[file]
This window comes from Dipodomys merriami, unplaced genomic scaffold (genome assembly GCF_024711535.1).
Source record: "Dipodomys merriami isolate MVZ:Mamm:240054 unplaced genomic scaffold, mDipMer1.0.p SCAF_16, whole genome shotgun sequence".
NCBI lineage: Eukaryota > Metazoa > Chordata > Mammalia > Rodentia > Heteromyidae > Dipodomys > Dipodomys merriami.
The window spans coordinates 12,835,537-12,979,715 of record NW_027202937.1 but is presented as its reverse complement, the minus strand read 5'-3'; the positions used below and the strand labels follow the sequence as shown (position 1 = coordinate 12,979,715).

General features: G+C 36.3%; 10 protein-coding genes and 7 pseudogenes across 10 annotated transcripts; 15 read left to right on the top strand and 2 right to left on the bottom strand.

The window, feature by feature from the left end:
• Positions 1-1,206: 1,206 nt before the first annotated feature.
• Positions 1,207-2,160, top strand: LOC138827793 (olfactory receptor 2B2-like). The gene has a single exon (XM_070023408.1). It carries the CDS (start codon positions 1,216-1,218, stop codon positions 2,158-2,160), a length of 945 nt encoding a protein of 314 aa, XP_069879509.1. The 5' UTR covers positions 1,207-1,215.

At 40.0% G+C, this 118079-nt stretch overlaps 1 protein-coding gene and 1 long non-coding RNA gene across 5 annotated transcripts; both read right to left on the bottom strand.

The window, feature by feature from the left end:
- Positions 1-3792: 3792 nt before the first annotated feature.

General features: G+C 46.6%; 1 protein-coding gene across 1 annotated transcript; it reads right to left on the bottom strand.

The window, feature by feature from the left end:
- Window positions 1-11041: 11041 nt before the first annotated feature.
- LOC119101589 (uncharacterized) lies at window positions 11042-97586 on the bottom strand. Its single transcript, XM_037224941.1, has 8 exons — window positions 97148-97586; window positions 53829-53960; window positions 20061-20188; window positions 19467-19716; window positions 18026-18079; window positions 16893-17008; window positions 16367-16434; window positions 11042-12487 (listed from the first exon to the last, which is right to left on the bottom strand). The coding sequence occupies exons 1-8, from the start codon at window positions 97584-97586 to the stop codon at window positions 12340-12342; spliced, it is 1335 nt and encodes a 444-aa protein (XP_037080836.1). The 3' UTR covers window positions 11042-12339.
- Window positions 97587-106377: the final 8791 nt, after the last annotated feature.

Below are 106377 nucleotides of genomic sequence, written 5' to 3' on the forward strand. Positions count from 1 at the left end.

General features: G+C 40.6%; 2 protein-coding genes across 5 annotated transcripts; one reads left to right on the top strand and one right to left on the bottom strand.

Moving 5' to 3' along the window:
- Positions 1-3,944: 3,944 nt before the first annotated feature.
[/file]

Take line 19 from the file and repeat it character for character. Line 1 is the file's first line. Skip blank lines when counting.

Moving 5' to 3' along the window: